Program Engagement Manager, MassMutual
A Success in Business, She Is Also a Force in the Community
Maddy Landrau was returning home from a lengthy business trip to Texas. As the car that picked her up at the airport was approaching her home in the Brightwood section of Springfield, she was surprised to see a small crowd of people, including her husband, Carlos Landrau, gathered on her porch.
As she walked toward the door, she recognized the five young girls who lived next door and other children from the neighborhood, but still didn’t know quite why they were there. She would soon find out.
“They were there … with their report cards,” she told BusinessWest as she fought back tears (unsuccessfully), adding that the girls, especially, couldn’t wait — quite literally — to show them off to the person they deemed most responsible for the higher grades they’d achieved.
“They would come to me, and I’d be saying to them, ‘this is your education … you have to do well; education is your ticket out of here. No one can take away that A, no can take away your grades,’” she said, adding that the girls from her neighborhood are just some of the many she’s counseled on a wide range of matters, but especially education and its importance to quality of life.
There are many ways to explain why Madeline (Maddy) Landrau has been named a Woman of Impact for 2021, but that story — and the setting for it — probably do it best.
Indeed, mentoring young people has long been a big part of her life and career, the latter dominated by a series of assignments at MassMutual, the latest as program engagement manager, a position with a broad range of responsibilities in (and on behalf of) the community, as we’ll see.
As for the setting … that’s another huge part of this story.
Landrau left Brooklyn for Springfield at the behest of a friend more than 30 years ago. She settled in the North End and the Brightwood neighborhood, one of the poorest in the city (and the state, for that matter) and home to many Hispanics … and never left, even when friends, colleagues, and Realtors alike were advising her to look elsewhere when she and her husband decided to build a home.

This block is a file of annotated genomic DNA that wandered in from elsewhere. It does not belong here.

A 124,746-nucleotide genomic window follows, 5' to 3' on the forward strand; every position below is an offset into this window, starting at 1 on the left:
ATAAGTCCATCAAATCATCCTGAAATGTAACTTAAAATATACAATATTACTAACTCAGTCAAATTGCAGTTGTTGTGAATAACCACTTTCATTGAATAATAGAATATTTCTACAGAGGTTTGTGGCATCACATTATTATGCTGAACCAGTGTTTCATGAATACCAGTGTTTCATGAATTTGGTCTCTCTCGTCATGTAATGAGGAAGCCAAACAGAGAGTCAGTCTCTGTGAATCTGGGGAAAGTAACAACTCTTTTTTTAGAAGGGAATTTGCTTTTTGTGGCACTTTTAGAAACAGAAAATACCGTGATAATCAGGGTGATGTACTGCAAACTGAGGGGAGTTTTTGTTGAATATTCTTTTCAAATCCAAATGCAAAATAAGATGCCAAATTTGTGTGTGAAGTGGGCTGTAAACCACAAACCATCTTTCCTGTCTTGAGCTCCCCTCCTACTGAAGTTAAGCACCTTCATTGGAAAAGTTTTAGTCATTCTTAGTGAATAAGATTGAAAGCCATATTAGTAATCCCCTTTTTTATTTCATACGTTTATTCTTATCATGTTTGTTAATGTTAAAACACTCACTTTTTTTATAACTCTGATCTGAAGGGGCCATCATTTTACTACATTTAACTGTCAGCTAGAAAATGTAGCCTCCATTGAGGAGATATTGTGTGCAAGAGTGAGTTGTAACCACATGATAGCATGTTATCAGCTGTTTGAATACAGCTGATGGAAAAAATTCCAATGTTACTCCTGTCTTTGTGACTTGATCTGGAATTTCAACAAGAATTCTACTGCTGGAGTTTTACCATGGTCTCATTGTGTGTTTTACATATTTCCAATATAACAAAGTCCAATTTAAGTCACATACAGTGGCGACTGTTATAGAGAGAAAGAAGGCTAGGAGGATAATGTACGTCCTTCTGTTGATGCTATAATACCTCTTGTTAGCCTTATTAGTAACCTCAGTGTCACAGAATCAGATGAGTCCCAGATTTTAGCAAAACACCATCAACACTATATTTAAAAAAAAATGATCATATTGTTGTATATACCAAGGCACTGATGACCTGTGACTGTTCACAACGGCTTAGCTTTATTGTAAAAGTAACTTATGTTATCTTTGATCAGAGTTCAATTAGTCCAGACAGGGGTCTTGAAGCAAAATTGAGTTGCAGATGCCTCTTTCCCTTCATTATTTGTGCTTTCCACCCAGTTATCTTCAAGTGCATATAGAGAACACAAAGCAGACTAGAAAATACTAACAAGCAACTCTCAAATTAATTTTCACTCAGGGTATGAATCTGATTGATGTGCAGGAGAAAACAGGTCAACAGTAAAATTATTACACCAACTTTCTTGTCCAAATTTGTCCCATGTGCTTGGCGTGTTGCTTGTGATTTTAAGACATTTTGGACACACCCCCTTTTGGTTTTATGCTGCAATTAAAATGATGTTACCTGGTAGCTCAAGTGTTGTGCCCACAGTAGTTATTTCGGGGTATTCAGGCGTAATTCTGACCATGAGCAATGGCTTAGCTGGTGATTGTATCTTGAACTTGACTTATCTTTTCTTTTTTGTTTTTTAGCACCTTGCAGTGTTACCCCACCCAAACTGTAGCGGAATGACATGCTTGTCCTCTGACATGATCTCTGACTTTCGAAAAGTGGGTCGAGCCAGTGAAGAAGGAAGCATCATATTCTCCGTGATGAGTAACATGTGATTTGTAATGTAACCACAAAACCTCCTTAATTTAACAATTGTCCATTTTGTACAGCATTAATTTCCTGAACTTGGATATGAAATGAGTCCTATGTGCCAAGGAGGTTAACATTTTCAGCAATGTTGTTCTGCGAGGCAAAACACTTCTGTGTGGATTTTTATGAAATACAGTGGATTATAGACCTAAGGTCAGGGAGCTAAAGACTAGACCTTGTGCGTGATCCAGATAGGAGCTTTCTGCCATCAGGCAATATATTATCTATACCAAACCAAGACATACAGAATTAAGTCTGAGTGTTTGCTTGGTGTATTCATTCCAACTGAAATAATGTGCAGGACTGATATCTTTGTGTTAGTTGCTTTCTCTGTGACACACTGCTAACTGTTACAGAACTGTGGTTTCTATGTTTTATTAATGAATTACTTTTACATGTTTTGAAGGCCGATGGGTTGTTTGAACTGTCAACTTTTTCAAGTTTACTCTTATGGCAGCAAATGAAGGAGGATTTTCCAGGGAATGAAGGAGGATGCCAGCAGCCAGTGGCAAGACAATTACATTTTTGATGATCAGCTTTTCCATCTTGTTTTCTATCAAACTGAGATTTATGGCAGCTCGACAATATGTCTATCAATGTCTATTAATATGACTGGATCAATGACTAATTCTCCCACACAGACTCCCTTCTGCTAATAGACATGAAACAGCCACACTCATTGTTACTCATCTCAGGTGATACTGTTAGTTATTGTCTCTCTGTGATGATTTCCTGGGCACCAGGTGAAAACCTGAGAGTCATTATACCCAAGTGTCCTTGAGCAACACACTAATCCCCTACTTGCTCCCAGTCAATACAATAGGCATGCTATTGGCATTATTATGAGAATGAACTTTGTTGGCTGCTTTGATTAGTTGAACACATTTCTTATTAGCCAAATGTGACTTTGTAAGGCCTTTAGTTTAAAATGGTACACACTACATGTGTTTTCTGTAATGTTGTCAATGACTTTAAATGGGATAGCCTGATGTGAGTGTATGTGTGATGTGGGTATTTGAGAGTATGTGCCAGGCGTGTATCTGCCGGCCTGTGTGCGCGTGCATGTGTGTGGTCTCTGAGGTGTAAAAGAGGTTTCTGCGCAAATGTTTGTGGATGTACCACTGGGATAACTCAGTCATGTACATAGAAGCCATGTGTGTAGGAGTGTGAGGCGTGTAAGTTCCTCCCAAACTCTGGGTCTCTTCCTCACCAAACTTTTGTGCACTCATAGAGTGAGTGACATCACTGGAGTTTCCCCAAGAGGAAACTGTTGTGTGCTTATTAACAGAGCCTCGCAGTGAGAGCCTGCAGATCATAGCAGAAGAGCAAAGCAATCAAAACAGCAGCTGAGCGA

“There was an opportunity to purchase land in the Plainfield area of Springfield, and my husband and I took a deep dive — we said, ‘let’s do this,’ she recalled. “There were appraisers and contractors who would say, ‘what are you doing? You could move to Agawam, South Hadley, or Wilbraham.’ And I said, ‘you’re missing the big picture, the sense of community.’ That’s what I wanted to leave my children.”
Landrau’s devotion to Brightwood, the people who live there, and the region as a whole is summed up by Jean Canosa Albano, herself a Woman of Impact (class of 2018), who nominated her for the same honor.
“Maddy believes that there is a narrow path — be it to education, financial literacy, or workplace success. All you have to do is make the path wider. And she does it! She is inclusive and representative of communities who in some places may not find a place on that path.
“She believes in leading from the rear, not seeking the spotlight, and recognizes others’ humanity,” Albano continued. “She doesn’t seek to shatter the glass ceiling as much as to open the windows and welcome more people in.”
That comment, one of many poignant takes in the nomination, explains what drives Landrau and why she has touched so many lives in so many ways.
So does this comment from Lydia Martinez-Alvarez, assistant superintendent of Springfield Public Schools and another Woman of Impact (class of 2019).
“Many young adults call her ‘mom’ because of the impact that she has had on their lives,” she wrote. “Maddy is always helping someone with whatever they need. She often puts others ahead of herself; she is a mentor to many in our community and volunteers her time to ensure that our community is a better place for all to live in.”
As noted earlier, Landrau grew up in Brooklyn, specifically the Bay Ridge neighborhood.
It was a close-knit, very diverse community, but there were few Hispanics, she told BusinessWest, using ‘mixed salad’ rather than ‘melting pot’ to describe it, adding that it was a very welcoming and tolerant environment.
“Many young adults call her ‘mom’ because of the impact that she has had on their lives.”
As much as she liked those elements of home, she desired to make a new life for herself and her two young sons, and, at the behest of a friend in Springfield who promised to help her get settled, packed her bags.
“I did not want to raise them in New York City, the fast and the furious — I needed something slower,” she said. “I felt bad when I told my dad I was leaving, but I knew that I needed this challenge, this opportunity to start afresh — a white canvas.”